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Anyone ever played a game with two linked groups?

Lackofname

Explorer
Right now I'm running a short-ish campaign, so my eye is on the next. I could run it with two different focuses: either nation building/diplomacy/sticking around the home base and defending it, or going out and exploring uncharted areas.

Then I realized I could run each, one for two groups. And if that was the case, then why not have them take place at the same time, the actions of one group impacting those of the other? (I.E. the explorers kick in the back door of some locals, the locals then have greviances with the town the Explorers are coming from).

Has anyone tried this before, running two consecutive groups and having events of one game impact the other?

(An alternative would be to set one group later in time than the other, but the above seems more interesting atm).
 

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Umbran

Mod Squad
Staff member
The basic problem with it is that different groups can run at different paces - one group can take three sessions to get through one day of the game calendar, while another can skip over three weeks of game-time to travel from point A to point B. When they are supposed to impact each other, that's a problem.
 

Cyan Wisp

Explorer
Yes! Only once, and only as a special end-of-year treat for my kid players (I'm a primary/elementary teacher).
Both were exploring The Sunless Citadel - different RL days, concurrent in-game time. One group got hired by the kobolds to stop the depredations of the nasty goblins. The other group (an all-girl group) were hired by the goblins to put down the kobold menace. Neither group was aware of this contrivance until...

...imagine their surprise when both groups met in my class one RL day and, spurred on by rumours of evil hirelings the enemy had procured, they came face to face. A massive rumble erupted, carnage ensued, and the survivors (most of the all-girl group) emerged victorious!
 

Mercurius

Legend
I've always liked the idea, especially running two groups that don't know they're in the same world, and then getting them all together. It would be hard to pull off for a number of reasons.
 

Lackofname

Explorer
Good point, @Umbran.

There's also the problem that no one may be interested in one of the two styles (nation building and diplomacy may not get much enthusiasm. :p)

I know the "don't know about eachother" is a fun reveal, but I'd probably be advertising the games together. And since I'd run it online, I think it would be neat to use a joint discord server so the groups could communicate with one another between games.
 

Lanefan

Victoria Rules
The basic problem with it is that different groups can run at different paces - one group can take three sessions to get through one day of the game calendar, while another can skip over three weeks of game-time to travel from point A to point B. When they are supposed to impact each other, that's a problem.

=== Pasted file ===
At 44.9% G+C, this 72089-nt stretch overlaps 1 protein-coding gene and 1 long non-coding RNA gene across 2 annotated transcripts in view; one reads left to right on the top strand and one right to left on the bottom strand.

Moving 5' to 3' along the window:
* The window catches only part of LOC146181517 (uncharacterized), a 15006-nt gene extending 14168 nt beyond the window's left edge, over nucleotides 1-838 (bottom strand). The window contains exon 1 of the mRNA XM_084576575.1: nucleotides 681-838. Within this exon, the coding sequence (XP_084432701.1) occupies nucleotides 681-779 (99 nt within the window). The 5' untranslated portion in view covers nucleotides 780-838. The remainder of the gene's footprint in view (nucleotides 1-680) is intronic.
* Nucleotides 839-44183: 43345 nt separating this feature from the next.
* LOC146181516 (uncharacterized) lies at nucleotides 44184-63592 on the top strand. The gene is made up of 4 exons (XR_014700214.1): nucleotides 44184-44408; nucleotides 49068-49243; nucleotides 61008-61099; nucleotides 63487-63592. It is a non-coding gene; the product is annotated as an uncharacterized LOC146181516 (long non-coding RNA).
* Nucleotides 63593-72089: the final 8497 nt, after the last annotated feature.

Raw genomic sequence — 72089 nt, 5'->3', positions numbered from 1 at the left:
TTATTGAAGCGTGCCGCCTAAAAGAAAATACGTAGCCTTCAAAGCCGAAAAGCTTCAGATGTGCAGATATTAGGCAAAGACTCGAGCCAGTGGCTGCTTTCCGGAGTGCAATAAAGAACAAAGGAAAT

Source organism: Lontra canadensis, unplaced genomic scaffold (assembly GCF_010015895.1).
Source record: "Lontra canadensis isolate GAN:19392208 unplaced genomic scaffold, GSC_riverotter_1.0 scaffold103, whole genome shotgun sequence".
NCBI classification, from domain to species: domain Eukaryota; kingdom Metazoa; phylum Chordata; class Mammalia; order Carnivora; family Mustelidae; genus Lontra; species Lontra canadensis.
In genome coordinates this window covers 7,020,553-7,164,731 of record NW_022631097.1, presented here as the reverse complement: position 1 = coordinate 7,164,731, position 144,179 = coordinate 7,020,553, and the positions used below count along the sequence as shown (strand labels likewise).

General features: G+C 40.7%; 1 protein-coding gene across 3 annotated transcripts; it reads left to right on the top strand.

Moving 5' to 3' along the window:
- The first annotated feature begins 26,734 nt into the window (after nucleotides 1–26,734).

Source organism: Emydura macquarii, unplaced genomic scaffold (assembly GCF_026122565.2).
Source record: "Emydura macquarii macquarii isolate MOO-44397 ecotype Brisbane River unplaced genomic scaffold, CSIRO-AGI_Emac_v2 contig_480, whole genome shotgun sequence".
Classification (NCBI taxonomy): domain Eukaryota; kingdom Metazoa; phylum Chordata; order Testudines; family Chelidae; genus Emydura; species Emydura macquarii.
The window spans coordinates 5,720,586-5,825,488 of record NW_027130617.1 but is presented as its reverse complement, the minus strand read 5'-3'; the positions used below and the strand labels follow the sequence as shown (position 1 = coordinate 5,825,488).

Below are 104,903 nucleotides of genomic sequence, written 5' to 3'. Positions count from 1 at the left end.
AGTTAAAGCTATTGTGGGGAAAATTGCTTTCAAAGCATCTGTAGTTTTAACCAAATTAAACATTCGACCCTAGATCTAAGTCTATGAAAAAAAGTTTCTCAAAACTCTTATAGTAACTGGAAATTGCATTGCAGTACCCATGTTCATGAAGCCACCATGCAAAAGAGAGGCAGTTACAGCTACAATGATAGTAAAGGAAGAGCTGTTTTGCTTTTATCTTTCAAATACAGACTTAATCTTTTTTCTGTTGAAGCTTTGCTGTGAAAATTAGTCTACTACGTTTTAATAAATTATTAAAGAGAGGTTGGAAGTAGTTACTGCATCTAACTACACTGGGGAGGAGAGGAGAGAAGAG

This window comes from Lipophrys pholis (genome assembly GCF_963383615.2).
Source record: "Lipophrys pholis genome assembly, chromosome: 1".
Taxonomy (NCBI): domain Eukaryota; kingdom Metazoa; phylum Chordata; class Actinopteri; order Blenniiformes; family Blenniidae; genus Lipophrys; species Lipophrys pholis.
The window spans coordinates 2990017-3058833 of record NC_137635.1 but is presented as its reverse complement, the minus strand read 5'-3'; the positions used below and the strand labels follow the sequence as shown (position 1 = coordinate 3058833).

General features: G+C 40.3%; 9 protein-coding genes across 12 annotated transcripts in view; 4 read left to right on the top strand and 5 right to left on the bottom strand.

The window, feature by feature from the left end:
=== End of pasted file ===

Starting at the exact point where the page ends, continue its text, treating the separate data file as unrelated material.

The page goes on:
This is a challenge, but there's all kinds of tricks a DM can use to speed one group up and-or slow the other one down. It's easier if the same players have characters in both groups, as it becomes in their interest to keep them contemporary.

That said, sometimes one group is simply faster than the other, in which case interaction largely comes off the table and the slower group has to accept that they might now and then have to clean up messes left behind by the faster.

I've been doing this pretty much since I started DMing - multiple parties in the same setting who can and do meet and interact with each other. Most of the interactions are during downtime, which is essential to a) allowing these interactions and b) keeping the groups vaguely time-aligned.

Edit to add: reading on, the idea of having the groups operate without knowing of each other's existence raises loads of headaches. Within an individual adventure (such as what @Cyan Wisp did) it can certainly be done, but over the long haul it'd be close to impossible.
 

Lackofname

Explorer
I think one big impact on time is combat, as it eats up a lot of table time. The group more involved in combat could then end up with the session stopping in the middle of kicking in someone's door, and the aftermath is unknown when it's the other group's day.

In my situation, I think it actually does benefit things if the Away team is slower than the Home team. Because it's likely the Away team is going to be the one causing trouble for the other group, and it would make sense in-game for there to be a delay simply due to travel time, any offended parties doing planning, etc.
 
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ccs

40th lv DM
Well, as the guys making the Marvel movies/shows have said, "Everything's connected". :)